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The Spokesman-Review Newspaper
Spokane, Washington  Est. May 19, 1883

Spokane Valley Councilwoman Laura Padden wants city to consider parkland for housing

A Spokane Valley official wants the city to discuss converting a public park to housing, but the proposal would likely face adamant opposition from neighborhood residents.

Councilwoman Laura Padden said last month she wants staff and elected officials to consider repurposing Castle Park.

Padden said the proposal is merely a concept at this point. The City Council will discuss it further at a future meeting.

Castle Park is a 50-year-old, 2.7-acre rectangle of well-kept grass without a teeter-totter, baseball field or bathroom in sight. The park lies near the intersection of Dishman Mica and University roads, a mile west of University High School.

Padden said she sees an opportunity to address the region’s housing shortage.

“The rents have gone up sky high, and people can’t pay them and it’s exacerbating the housing crisis and the homelessness,” Padden said. “They get booted out and they have nowhere to go.”

Repurposing Castle Park into a residential development could be part of the solution, Padden said, adding that she’d prefer to see single-family homes.

Padden also emphasized that Camp Caro Community Park is nearby at the northern entrance to Dishman Hills. Plus, the city plans to develop a park about a mile away, Padden said, referring to the City Council’s $1.6 million purchase last year of 17.7 acres in the Ponderosa neighborhood.

“In that particular area, I would think we’re covered pretty good,” Padden said.

Governments don’t often turn parkland into housing. Some jurisdictions would have a hard time doing it.

For instance, Spokane’s city charter requires a sale or exchange of park land be approved by a vote of the people.

Removing Castle Park would likely face strong community opposition, too, even if it’s rather plain.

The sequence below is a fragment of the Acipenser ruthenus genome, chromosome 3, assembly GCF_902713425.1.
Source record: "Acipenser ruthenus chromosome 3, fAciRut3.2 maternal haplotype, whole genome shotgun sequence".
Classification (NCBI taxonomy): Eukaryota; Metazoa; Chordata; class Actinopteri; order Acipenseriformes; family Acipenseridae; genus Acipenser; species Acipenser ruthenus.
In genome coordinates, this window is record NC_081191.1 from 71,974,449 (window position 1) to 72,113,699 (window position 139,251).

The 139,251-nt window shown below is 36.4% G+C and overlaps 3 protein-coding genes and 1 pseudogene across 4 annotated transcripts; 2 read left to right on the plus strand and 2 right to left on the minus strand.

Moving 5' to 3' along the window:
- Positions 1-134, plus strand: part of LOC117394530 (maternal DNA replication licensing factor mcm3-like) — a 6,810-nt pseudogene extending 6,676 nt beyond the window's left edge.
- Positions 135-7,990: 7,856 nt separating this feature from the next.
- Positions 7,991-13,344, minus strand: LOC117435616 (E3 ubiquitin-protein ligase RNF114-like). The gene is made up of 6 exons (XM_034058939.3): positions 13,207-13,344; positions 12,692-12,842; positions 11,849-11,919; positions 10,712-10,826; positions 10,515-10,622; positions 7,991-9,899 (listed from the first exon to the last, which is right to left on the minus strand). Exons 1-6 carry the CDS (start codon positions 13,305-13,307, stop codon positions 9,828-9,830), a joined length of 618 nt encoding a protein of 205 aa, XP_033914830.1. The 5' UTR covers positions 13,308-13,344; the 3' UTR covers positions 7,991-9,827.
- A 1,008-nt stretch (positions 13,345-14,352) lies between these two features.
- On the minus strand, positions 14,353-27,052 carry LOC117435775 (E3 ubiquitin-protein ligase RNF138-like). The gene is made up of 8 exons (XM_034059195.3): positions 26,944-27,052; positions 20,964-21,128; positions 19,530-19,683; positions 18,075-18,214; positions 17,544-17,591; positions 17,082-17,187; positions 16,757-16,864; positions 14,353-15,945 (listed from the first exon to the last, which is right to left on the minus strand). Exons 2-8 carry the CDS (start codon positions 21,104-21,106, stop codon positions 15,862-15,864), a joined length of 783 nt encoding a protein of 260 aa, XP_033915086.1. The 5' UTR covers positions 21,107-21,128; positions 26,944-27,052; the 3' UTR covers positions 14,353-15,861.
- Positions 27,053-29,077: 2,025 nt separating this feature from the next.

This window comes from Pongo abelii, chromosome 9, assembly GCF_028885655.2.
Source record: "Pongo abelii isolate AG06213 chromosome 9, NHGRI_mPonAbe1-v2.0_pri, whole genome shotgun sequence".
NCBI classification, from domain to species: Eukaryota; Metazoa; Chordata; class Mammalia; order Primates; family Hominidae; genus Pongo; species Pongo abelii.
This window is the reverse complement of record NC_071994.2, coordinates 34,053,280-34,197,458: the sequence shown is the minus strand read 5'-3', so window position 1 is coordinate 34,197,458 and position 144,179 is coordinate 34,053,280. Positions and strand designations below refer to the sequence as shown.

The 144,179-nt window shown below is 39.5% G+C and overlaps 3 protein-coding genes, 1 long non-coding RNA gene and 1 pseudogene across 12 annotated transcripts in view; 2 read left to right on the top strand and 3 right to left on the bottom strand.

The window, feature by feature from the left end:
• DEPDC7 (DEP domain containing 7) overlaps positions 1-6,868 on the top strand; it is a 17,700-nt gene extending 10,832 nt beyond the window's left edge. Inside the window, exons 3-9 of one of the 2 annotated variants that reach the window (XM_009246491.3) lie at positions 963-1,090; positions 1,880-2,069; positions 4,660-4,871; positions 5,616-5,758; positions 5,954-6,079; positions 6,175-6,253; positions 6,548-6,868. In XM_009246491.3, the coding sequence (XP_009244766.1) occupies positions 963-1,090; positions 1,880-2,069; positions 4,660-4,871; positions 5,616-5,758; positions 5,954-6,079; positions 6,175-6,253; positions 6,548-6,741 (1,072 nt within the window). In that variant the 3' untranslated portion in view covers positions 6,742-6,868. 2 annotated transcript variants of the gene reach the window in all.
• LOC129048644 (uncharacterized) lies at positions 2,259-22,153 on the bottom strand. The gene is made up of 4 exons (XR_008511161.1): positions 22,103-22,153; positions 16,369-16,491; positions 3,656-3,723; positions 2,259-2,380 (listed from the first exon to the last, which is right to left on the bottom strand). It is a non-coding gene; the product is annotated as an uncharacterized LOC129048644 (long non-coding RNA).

KayLee Gutierrez, whose home borders Castle Park, said the concept “sounds terrible.”

“I would not want to see it become housing, absolutely not,” she said.

Mary Laughlin has lived next to the park since 1983 and doesn’t want to see it change.

“I hope in my lifetime nothing builds back there,” Laughlin said. “We can’t give up our green space.”

Chris Clark lives across the street from Castle Park. He said his kids use it all the time because his house doesn’t have a big yard. He doesn’t want to lose it.

“It would suck for my family,” he said. “That would be a shame.”

Neighborhood residents said lots of people walk their dogs at Castle Park. Girls soccer teams practice there. Faith Soule said her daughter runs around on the grass and flies kites. Hot air balloons sometimes use it as a take-off site.

Some neighbors acknowledged the need for more housing.

Kelly Dawn said she doesn’t want Castle Park to go away. But if it does become housing, Dawn said she wants it to be affordable.

“They need to create housing that people can actually move in to and get off the streets,” she said.

Clark said he also understands there’s a housing shortage and developable property is scarce. He explained that he gets Padden’s intent, but he’s not sure adding 2.7 acres worth of housing will have much of an impact.

“I think you’re sacrificing more than you’re getting back,” he said. “Land’s a resource that doesn’t regenerate.”

Councilman Tim Hattenburg said he’s unsure if he supports Padden’s idea. He said he needs more detailed information on how the land repurposing would work.

It’s possible that selling Castle Park could generate revenue that might allow the city to improve parks elsewhere, he said. The land is valued at a bit under $500,000, according to the Spokane County assessor’s office, although that valuation hasn’t budged much in the past five years and is likely out of date.

At the same time, Hattenburg noted the city probably won’t develop a park in the Ponderosa neighborhood soon, so it might be better to leave Castle Park alone.

“It’s really the only green space in that area,” he said.

Councilman Rod Higgins said he hasn’t made up his mind on Padden’s idea.

“I’m of mixed emotion,” he said. “I’m not sure I really have any thoughts.”

If it doesn’t become housing, Castle Park might eventually become more than a grass rectangle. In its parks master plan, Spokane Valley says it hopes to add at some point a playground, sports court, splashpad, drinking fountains, picnic shelter and restrooms.

Padden emphasized that she isn’t adamant about turning Castle Park into housing. She just wants the City Council to talk about it.

“I just want to start a conversation,” she said. “Obviously, I don’t want to shove anything down anybody’s throat.”